Women sailors experiencing gender discrimination – survey
World Sailing Trust document shows shocking levels of harassment and assault
Laura Dillon at the helm of CriCri, skippered by Ali Clarke, at the Irish Sailing Pathfinder Women at the Helm 2019 regatta in Dún Laoghaire in August. Photograph: David Branigan/Oceansport
A global survey of 4,500 sailors released towards the end of last year makes for grim reading at a time when Irish women are to the fore in the sport like never before.
Although the World Sailing Trust document lists several positive indicators, almost 60 per cent of female respondents have experienced gender discrimination, but this worsens to 71 per cent for women in the 25- to 30-year-old bracket.
Incidences of harassment increased the older the respondent; however, over 2 per cent of under-18s described instances of harassment, increasing to 15 per cent in the 25-30 age group and plateauing at 20 per cent beyond that.
Based on the number of respondents, this is some 900 cases, according to the report.
Allegations of sexual assault were made by 43 respondents.
“I have been sexually harassed and assaulted by male bosses and crew mates in the sailing industry,” commented one 21-year-old woman in the report. Another said: “I dropped out of my high school sailing team due to a pervasive culture of sexual harassment targeted at me.”
“Personally speaking, I don’t believe that the sport is discriminatory,” Dillon told The Irish Times. “The sport itself doesn’t need to change, just the mindset.”
Dillon cited her own positive experiences throughout her sailing career from junior to youth to adult, and is now an active skipper as well as a flag officer with the Royal Ocean Racing Club.
Although the report found some instances of deliberate discrimination, the male domination of participation can be regarded as self-perpetuating. Need crew to go sailing? Most available crew are male, therefore all- or mostly all-male crews turn out to go sailing and a cycle is formed.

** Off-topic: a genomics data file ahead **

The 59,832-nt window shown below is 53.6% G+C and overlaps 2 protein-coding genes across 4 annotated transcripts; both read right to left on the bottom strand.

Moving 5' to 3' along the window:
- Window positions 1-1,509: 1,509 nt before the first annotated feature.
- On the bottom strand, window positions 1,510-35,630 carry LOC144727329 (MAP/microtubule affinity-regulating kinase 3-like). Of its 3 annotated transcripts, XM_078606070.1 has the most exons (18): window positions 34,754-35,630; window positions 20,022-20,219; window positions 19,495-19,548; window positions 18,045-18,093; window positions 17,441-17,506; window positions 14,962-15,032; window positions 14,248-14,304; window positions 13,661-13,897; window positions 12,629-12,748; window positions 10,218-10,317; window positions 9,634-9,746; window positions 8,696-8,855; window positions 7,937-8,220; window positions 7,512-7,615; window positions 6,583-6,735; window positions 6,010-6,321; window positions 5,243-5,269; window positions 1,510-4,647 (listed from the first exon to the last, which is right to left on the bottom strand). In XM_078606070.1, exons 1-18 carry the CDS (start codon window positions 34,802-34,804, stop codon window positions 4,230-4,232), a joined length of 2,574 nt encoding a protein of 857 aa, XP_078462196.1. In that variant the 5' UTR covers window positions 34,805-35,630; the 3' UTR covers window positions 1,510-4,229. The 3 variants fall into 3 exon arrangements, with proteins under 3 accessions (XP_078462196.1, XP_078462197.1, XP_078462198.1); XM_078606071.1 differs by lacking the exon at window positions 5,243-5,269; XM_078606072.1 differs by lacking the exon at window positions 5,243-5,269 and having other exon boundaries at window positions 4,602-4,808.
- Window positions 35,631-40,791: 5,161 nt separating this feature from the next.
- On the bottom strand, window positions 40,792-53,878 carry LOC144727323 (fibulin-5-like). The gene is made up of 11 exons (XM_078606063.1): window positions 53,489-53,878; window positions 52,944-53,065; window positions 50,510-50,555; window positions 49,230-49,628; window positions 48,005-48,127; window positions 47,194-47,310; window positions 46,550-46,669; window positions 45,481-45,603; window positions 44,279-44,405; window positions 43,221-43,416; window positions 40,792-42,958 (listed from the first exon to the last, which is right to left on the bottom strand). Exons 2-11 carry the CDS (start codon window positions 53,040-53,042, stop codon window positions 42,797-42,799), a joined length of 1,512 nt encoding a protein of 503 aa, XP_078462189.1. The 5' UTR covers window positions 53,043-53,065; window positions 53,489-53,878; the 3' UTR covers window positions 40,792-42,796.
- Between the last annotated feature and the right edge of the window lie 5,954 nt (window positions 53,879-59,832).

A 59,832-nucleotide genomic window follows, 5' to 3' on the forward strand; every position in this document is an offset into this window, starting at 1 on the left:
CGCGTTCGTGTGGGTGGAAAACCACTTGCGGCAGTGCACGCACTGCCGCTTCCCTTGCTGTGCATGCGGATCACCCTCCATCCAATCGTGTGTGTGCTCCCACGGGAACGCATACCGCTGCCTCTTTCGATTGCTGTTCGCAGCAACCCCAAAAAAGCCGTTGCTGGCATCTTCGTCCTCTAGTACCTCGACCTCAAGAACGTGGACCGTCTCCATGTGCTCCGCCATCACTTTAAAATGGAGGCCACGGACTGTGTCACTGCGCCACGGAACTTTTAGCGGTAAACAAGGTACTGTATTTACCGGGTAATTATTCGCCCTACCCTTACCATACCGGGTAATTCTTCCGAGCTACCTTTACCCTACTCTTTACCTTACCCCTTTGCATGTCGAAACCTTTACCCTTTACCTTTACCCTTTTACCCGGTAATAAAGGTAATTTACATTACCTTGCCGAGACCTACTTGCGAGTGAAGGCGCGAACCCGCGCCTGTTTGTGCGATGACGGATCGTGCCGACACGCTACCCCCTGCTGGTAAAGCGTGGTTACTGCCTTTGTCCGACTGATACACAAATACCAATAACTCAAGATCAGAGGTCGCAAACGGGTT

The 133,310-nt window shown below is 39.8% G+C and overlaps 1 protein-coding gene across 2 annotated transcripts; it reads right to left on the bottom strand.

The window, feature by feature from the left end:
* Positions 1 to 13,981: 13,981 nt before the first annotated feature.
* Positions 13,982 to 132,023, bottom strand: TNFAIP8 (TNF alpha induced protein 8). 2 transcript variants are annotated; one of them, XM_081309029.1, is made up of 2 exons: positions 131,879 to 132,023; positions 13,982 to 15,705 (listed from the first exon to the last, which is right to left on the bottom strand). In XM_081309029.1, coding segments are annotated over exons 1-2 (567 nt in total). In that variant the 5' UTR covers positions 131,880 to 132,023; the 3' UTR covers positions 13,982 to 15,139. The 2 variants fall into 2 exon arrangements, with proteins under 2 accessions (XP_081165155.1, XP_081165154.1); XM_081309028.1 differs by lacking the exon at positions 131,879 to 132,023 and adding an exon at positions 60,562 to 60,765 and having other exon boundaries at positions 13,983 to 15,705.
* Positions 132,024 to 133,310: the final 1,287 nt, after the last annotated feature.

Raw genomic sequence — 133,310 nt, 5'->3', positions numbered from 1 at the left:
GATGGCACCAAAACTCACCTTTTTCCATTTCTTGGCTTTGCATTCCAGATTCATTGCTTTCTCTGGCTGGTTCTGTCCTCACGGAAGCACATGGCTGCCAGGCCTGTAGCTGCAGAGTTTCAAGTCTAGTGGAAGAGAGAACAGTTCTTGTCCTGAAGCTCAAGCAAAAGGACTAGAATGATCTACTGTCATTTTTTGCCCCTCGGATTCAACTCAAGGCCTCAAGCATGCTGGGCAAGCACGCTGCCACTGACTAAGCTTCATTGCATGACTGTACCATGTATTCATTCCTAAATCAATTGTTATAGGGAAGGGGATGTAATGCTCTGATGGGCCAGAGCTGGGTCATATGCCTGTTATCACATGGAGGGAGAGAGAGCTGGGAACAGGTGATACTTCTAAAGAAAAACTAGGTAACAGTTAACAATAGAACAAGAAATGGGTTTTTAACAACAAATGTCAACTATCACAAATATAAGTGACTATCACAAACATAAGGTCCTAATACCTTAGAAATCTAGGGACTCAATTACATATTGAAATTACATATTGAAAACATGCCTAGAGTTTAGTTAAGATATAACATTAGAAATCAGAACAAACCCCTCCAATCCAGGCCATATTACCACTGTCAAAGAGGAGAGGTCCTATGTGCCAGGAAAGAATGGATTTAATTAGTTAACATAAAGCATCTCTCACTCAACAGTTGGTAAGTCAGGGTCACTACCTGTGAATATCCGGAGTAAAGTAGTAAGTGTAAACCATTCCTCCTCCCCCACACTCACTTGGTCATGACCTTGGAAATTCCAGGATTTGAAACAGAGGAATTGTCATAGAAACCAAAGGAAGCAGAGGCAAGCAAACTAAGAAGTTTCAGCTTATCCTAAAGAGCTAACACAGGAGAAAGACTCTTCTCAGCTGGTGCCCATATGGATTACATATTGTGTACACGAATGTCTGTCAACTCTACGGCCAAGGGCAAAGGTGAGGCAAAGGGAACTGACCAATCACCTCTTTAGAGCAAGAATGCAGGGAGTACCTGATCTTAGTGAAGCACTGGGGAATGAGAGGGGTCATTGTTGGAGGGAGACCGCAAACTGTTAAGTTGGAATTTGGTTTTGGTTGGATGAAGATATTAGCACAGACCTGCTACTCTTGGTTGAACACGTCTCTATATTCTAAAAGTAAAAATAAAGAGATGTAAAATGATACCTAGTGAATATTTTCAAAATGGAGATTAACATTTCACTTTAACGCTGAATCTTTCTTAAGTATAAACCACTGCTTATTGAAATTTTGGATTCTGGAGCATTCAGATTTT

I wasn’t a fan of gender quotas in the boardroom or in sailing, but I’ve changed over the last five years
“It’s actually incredibly inclusive when you look at how family-friendly it is and that men and women can actually sail together,” says Dillon. She refers to the last edition of the Volvo Ocean Race that included a gender quota initiative that resulted in 20 fully fledged ocean racing sailors, including Rio 2016 silver medallist Annalise Murphy.
That race led to Dillon changing her mind about gender quotas that have proven contentious in many areas of modern life.
“The general view is that it is very positive, which is now my own personal view. Historically, I wasn’t a fan of gender quotas in the boardroom or in sailing, but I’ve changed over the last five years.
“The real thing to be careful about is setting the quotas at a realistic level that maintains the quality of the individuals taking part. So not bluntly setting 50/50 female to male but if sufficient numbers of capable female sailors suggest a 30 per cent quota, then set it at that and build numbers from there.”
Much of the report is based on experiences at international and elite levels, but 1,200 sailing clubs were also included.
A draft addendum to the report will provide grassroots outlets with a toolkit to address gender balance and increase opportunities for women and girls. This suggests 10 different ideas and recommends trying a couple of ideas for an initial period and then adding more.
Irish Sailing’s Pathfinder Women at the Helm event was included as an example of an event requiring 50 per cent or more female crew. Other suggestions include mandating mixed crews, creating social events for knowledge transfer between female sailors, creating role models and mentors as well as media promotion of female sailors.